In 1934, Harry joined a forward-thinking group that included his brother-in-law, Theodore Kueker, with the goal of bringing electricity to the rural parts of the county. Four years later, the organization officially became the Egyptian Electric Cooperative. Harry spearheaded the Randolph County membership drive that allowed the cooperative to secure an REA loan and begin construction on power lines and substations. He navigated challenges like cost concerns, language barriers, and arguments about property and easements as he successfully reached the cooperative’s goal.

The first rural substation was located on a plot near Bremen. There, in September 1939, Harry was one of the leaders at a large celebration marking the beginning of the project’s construction. Eight hundred people came from the surrounding area to watch the first power pole’s placement. After several complicated months of construction, with obstacles like salary disputes, bitterly cold weather, and the ongoing war, the cooperative was finally ready to electrify the lines.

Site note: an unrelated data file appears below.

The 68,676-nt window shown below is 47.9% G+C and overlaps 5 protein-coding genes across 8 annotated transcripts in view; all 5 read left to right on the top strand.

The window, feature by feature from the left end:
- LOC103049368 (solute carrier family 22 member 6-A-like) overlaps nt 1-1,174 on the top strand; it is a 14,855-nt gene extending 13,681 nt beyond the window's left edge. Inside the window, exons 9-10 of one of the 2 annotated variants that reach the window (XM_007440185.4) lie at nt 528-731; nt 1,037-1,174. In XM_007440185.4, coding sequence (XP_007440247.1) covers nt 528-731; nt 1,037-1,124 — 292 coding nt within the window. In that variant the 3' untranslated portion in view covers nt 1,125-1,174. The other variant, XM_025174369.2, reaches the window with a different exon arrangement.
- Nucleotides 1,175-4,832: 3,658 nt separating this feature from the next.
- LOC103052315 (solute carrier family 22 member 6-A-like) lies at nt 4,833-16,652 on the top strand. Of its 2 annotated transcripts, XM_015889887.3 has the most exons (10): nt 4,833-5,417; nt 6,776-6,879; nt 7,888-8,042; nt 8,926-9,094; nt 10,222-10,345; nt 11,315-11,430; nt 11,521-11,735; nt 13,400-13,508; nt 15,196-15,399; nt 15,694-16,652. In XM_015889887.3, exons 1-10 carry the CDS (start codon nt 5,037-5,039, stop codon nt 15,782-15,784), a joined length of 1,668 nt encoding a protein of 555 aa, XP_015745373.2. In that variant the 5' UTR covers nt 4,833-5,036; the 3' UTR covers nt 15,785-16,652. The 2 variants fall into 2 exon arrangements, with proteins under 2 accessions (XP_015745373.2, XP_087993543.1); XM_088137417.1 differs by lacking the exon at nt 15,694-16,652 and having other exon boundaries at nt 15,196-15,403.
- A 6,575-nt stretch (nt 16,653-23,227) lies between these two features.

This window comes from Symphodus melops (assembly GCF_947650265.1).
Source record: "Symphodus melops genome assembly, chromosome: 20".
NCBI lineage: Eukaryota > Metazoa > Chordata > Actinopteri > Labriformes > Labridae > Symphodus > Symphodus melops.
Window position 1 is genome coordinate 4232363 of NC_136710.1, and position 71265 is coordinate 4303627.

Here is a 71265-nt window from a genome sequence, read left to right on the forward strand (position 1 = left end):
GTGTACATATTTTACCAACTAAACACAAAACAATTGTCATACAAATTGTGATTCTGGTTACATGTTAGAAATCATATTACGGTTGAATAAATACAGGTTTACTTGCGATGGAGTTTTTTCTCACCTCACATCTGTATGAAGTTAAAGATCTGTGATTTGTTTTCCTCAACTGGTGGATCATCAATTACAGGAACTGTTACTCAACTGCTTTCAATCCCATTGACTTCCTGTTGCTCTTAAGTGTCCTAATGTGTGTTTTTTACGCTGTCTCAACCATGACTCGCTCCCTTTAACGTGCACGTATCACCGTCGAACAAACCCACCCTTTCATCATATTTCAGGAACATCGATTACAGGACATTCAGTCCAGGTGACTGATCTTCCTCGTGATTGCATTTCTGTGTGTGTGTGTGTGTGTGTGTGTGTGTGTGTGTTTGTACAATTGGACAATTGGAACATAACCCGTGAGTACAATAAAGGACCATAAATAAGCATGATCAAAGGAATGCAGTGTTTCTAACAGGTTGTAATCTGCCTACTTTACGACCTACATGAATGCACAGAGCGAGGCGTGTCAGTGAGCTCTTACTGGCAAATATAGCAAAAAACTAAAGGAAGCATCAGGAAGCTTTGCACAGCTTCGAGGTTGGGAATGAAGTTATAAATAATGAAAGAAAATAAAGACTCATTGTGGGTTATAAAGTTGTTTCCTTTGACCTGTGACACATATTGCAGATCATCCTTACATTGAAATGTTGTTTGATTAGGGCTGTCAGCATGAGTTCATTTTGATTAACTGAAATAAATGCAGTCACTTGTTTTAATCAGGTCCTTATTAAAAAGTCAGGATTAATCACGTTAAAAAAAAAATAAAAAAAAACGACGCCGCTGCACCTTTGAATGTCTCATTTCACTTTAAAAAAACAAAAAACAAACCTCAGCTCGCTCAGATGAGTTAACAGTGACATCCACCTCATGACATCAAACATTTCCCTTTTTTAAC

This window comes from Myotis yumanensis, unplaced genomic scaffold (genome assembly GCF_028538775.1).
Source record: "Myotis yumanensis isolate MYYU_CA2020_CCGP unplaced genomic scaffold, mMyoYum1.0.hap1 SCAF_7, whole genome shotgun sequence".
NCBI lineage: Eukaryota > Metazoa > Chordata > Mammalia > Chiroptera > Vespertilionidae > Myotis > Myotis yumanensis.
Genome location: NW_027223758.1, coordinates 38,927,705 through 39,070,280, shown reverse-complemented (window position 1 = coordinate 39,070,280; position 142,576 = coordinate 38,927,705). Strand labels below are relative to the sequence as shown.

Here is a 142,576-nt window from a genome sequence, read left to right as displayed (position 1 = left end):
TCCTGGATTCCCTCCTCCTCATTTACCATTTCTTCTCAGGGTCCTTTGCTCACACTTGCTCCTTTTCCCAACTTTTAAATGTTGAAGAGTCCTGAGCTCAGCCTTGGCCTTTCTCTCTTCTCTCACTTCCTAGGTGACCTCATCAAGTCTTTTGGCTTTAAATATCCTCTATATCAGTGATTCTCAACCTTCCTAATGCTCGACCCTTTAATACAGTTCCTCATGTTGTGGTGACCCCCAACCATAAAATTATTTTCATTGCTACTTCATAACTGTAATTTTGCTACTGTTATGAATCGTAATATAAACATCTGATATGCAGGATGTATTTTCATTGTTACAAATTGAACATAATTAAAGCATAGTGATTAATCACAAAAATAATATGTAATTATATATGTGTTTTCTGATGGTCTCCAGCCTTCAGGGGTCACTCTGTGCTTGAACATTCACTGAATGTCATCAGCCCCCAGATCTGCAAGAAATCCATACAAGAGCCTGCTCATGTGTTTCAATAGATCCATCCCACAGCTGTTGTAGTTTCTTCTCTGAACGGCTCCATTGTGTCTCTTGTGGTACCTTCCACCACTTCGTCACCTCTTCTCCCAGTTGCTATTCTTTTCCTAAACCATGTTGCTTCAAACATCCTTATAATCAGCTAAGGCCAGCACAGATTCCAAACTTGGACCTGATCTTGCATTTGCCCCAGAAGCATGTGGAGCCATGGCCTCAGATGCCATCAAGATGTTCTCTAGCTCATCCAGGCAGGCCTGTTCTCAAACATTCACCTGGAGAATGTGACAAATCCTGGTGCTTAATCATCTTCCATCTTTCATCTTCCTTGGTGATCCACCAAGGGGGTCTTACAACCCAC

As president of the cooperative, Harry was appointed to flip the switch that officially brought electricity to rural Randolph County in April 1940. Soon, more and more county residents were clamoring for electrification. Over the next several years, Harry and the cooperative worked to make it happen for them. “We had no idea our little cooperative would grow into one of the largest in the state and would be serving such a large variety of member-owners,” Harry remembered later.